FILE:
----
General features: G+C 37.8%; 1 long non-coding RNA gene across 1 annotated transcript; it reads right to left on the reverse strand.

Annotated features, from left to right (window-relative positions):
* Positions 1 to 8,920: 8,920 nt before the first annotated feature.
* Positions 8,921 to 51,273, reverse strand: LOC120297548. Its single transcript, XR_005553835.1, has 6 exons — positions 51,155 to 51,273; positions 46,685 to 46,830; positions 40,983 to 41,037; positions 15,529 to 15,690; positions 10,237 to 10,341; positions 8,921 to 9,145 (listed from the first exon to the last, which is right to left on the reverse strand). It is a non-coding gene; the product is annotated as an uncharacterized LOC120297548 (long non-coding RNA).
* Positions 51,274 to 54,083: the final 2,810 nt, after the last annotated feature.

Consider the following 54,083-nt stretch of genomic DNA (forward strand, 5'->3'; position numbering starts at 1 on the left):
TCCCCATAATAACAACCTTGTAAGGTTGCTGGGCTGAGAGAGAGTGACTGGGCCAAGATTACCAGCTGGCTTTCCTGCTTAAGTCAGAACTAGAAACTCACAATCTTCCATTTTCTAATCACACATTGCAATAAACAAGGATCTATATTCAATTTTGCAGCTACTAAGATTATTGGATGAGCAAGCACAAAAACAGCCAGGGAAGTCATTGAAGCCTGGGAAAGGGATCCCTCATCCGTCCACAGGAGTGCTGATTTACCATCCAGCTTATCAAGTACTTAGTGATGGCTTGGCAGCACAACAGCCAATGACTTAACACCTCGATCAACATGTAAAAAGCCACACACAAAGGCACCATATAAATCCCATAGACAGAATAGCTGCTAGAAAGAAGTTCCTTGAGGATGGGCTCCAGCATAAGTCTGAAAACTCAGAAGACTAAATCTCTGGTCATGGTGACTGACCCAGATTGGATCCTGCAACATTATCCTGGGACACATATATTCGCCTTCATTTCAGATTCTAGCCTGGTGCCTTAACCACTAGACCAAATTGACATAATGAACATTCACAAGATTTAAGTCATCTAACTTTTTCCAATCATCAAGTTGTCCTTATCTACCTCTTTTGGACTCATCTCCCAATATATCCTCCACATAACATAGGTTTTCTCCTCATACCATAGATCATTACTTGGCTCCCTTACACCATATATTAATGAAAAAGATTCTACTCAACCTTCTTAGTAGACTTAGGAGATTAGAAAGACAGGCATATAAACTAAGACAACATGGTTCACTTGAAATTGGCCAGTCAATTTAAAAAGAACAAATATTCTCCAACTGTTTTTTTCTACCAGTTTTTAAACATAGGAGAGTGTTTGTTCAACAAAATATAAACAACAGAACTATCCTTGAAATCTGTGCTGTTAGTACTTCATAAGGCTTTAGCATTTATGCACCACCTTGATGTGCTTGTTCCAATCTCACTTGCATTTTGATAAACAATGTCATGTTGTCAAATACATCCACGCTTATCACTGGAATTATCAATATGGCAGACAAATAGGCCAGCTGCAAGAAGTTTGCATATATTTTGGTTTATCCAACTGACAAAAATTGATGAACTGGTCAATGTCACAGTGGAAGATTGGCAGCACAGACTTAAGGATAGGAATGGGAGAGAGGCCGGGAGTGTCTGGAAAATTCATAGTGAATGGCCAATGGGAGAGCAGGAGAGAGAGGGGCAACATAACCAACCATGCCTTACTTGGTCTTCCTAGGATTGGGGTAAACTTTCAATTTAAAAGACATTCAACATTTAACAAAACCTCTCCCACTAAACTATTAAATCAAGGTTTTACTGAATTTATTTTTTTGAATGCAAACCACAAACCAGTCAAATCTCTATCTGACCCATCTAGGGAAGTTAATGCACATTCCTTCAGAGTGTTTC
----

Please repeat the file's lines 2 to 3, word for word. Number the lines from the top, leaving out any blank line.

Annotated features, from left to right (window-relative positions):
* Positions 1 to 8,920: 8,920 nt before the first annotated feature.